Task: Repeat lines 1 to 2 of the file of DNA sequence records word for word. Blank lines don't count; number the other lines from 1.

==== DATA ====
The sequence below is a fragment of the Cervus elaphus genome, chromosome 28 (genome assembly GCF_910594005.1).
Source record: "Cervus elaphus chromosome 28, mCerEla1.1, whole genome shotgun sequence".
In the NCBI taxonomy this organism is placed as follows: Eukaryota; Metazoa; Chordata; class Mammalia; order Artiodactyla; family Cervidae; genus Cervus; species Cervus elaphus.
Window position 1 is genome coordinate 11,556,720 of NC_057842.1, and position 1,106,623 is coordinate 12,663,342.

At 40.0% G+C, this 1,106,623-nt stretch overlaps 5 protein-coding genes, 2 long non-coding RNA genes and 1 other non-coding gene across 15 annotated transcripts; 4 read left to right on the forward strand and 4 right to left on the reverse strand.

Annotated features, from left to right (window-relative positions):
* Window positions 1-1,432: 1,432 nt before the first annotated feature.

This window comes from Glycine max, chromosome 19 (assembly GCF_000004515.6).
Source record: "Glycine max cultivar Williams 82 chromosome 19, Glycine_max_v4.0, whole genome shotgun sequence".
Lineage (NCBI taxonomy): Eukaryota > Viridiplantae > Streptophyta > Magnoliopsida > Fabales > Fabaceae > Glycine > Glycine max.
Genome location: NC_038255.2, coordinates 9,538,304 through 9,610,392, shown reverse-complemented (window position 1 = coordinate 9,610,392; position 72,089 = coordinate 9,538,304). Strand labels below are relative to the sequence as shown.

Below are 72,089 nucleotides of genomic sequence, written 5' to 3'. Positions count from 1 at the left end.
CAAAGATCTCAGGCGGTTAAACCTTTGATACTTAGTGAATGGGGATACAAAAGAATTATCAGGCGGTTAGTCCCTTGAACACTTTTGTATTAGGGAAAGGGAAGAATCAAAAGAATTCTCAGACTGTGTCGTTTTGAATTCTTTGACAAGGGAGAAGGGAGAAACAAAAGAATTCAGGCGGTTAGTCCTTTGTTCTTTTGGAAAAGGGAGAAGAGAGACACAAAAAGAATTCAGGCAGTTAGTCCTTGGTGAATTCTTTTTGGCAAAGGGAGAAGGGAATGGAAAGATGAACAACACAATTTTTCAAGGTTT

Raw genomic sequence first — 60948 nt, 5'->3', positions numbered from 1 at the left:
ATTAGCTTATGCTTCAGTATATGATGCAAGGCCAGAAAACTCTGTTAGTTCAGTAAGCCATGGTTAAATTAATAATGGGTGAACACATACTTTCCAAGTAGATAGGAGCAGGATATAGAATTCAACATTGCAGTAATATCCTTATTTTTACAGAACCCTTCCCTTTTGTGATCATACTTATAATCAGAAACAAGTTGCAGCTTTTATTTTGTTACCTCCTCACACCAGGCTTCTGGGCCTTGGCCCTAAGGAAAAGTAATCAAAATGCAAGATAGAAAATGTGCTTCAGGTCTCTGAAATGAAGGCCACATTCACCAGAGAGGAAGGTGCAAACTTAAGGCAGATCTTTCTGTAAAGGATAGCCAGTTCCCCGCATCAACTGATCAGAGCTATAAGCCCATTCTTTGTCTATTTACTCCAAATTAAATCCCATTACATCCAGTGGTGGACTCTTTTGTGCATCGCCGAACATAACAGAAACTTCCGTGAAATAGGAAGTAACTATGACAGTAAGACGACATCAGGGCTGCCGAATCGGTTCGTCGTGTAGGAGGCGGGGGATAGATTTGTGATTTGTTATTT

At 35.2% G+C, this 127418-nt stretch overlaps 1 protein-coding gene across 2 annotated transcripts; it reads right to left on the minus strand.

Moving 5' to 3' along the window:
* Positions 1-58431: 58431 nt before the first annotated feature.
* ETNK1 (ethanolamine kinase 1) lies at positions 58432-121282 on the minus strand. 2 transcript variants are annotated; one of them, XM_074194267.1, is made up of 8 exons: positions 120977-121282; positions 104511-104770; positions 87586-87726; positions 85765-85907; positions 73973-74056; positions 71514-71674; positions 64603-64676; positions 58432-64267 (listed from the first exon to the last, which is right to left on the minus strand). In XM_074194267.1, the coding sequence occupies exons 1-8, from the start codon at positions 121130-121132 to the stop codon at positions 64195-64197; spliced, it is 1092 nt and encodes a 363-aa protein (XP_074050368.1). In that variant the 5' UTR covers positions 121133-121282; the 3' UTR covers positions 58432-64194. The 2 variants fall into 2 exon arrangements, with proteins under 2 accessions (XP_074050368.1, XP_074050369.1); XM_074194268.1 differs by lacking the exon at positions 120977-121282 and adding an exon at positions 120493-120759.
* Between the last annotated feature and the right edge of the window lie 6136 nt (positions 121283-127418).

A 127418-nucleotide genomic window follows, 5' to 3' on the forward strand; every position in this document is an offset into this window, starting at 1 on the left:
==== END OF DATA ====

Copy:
The sequence below is a fragment of the Cervus elaphus genome, chromosome 28 (genome assembly GCF_910594005.1).
Source record: "Cervus elaphus chromosome 28, mCerEla1.1, whole genome shotgun sequence".